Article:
June 21, 2016

"Whether it’s buying new cushions, putting up a photo of our loved ones or giving an old chair new life by painting it, we often try to improve the feeling of hominess."

"More and more people also appreciate the experience of doing DIY jobs and 'hacking' their things. In our study, 37% say that they enjoy making, modifying and assembling things for their home. Those who do, even report being more satisfied with their lives. On the positive side, some researchers claim it’s not the modifying as such that matters, but the fact that we are interacting with and caring for our objects. We can see an example of this 'caring effect' in the use of 'dementia dolls' in care homes. Patients are given plastic dolls to look after, with reports of reduced anxiety and aggression as a result. It seems we have a lot to gain by personalising and taking better care of our things, not only for our wallets, but for our well-being and feelings of hominess too."

From the IKEA "Life at Home" study

ADDED: You need to try to picture how this insight plays out in products and advertising. Like: It's rewarding for us to have to put the IKEA furniture together. And if we understand that, we may refrain from seeking psychic comfort by sprucing up the things we already have.


Eric the Fruit Bat said...

Who writes that garbage?

I think there was a J.D. Salinger short story about some guy who was a talented artist but the only work he could get was processing applications to some correspondence art school.

I don't want to believe that people are genuinely stupid.

Jim said...

Did Scott Adams write that copy? I'm persuaded. But, I'm also an engineer and I like the communion with my cars and motorcycles that I get when I change oil, brake pads, and other fluids. When I assemble IKEA furniture, such as the standing desk that I'm typing on right now, I feel a sense of accomplishment and investment. It's like when I touch the jewelry box I made for my Mom 40 some years ago, she's gone now, and retrieve my keys, I feel a little bit like the 12 year old I was in shop class.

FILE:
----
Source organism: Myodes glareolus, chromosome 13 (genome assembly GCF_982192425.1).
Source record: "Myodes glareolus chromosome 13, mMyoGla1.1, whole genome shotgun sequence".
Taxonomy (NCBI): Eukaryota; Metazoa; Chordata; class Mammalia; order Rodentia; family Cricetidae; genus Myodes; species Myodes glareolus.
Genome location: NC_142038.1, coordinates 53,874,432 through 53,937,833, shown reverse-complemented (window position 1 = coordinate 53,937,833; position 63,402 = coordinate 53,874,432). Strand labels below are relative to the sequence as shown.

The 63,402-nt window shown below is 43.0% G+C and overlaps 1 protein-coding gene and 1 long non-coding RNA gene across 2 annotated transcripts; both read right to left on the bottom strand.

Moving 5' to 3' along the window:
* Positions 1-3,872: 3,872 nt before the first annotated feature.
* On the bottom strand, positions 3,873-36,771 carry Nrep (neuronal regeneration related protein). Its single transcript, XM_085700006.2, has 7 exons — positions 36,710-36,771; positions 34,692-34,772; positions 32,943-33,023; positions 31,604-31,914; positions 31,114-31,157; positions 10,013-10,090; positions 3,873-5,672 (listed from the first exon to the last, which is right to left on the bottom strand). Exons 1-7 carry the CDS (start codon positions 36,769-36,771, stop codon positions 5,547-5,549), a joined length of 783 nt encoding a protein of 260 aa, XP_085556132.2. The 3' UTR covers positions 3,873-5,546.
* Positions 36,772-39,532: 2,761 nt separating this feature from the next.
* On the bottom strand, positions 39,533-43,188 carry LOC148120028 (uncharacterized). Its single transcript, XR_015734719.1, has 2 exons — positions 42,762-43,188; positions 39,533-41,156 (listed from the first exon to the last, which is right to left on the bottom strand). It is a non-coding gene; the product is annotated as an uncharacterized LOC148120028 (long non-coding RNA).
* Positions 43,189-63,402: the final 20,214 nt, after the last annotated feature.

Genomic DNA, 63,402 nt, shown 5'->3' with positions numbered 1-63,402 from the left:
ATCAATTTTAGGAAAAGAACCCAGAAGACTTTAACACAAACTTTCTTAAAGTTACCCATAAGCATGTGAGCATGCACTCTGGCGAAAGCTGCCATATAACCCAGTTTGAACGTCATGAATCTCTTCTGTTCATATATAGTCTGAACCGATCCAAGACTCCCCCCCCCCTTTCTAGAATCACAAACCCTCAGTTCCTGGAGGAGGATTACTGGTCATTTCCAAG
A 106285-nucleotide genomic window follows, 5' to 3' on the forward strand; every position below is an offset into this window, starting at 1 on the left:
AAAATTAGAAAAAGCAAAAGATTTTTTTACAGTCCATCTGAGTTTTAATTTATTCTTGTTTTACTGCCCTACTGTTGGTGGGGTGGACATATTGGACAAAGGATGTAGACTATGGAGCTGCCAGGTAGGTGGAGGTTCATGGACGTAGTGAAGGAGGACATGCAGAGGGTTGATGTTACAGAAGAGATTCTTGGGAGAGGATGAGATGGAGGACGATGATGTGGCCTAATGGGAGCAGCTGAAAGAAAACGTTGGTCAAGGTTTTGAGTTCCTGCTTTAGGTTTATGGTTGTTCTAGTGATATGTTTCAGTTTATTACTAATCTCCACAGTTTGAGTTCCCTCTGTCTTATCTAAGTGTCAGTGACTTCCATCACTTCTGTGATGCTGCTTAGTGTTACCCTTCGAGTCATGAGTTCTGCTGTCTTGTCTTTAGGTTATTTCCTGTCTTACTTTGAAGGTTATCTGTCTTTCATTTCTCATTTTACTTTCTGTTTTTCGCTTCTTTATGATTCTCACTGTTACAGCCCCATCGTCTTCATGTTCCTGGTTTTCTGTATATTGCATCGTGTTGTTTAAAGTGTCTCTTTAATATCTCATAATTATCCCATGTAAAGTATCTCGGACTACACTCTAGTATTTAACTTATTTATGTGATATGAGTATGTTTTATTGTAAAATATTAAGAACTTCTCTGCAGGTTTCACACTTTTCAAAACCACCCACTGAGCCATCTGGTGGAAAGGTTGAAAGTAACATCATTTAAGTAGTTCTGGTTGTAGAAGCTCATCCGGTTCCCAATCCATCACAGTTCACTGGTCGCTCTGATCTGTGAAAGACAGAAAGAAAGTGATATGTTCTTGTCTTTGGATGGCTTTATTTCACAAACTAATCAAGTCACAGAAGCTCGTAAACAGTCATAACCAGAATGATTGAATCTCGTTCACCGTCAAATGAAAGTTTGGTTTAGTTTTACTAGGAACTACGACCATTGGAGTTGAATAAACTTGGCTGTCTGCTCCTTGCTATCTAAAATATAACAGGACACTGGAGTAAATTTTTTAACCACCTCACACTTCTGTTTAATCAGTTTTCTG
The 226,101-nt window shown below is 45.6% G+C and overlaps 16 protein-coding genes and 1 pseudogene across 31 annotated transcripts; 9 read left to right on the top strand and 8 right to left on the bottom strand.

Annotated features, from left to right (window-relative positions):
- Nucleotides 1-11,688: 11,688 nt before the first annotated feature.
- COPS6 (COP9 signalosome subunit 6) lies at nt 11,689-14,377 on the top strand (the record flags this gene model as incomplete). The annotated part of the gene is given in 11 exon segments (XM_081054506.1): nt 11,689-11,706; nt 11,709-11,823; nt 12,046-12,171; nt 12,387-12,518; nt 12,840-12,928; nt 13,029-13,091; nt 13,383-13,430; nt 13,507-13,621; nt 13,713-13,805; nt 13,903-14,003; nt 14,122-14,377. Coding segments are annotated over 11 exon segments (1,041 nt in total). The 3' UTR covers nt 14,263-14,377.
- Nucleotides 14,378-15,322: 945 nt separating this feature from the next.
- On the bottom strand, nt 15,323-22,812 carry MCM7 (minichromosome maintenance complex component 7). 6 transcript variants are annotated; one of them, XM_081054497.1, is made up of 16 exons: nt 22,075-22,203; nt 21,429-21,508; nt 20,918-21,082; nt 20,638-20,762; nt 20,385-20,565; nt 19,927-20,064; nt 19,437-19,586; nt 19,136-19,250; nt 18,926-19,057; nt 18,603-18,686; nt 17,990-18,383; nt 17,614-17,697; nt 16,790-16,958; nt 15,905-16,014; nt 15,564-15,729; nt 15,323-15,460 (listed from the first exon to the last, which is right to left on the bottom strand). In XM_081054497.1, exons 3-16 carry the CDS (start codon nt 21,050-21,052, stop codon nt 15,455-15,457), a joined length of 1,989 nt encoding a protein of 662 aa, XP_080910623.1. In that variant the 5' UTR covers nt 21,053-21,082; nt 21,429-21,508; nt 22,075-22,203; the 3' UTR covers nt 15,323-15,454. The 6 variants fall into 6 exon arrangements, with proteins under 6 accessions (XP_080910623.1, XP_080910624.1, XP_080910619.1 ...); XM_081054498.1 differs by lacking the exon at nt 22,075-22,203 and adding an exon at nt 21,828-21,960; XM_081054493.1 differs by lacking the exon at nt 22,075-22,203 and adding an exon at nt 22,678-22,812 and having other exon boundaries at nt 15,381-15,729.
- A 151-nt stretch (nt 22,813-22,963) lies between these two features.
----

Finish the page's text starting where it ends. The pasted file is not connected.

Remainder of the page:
Fred Rawlings said...

Over the last two years we have refurnished and refinished our 750 ft2 cottage in the Tennessee mountains to great but tiring satisfaction.
Putting in a deadbolt is tedious terror.
Painting the corner cabinet for the kitchen is likable, then amazing when we realize the $30 find at a flea market in Lexington is the same brand and style as the writing desk/makeup table that has sat in the back bedroom of the family place since 1956. Maybe Grandaddy sold both of them in his Sevierville furniture store.
Paver patio, not so much.
I watched my dad piddle with things in his garage for 50 years and now i get it.

Chuck said...

Lake Superior State University puts out an annual list of banned words every December. Words that became commonplace in popular misusage in the previous 12 months.

"Hacking" would have been on my list a year ago, or more.

Peter said...

A basic problem with shipped-flat furniture is that it's so much easier to assemble it than to disassemble it back into the easy-to-move flat form it had when you bought it.

That, and they can't really be fixed after the twist-things that are used as fasteners break out of the particle board.

Better fasteners, and a more symmetrical assembly-disassembly process would to a long way toward improving the value and utility.

Cringe-worthy sales talk adds neither.

tim maguire said...

If we get pleasure from doing things ourselves, then the laws stopping us from doing that must be stricter.

Alex said...

“I thought what I'd do was, I'd pretend I was one of those deaf-mutes. That way I wouldn't have to have any goddamn stupid useless conversations with anybody. "

Clyde said...

Putting furniture together is not rewarding. I called my self-assembled bed "The Bed of A Thousand Fucks." Not because I planned to have that much sex on it, but because that's about how many F-bombs I dropped putting the damned thing together.

mikee said...

Some of the nicest furniture I own came from yard sales during college, with my elbow grease doing the refinishing of fine old pieces that had been painted by their DIY owners. Fine solid wood furniture at yard sale prices is hard to find these days.

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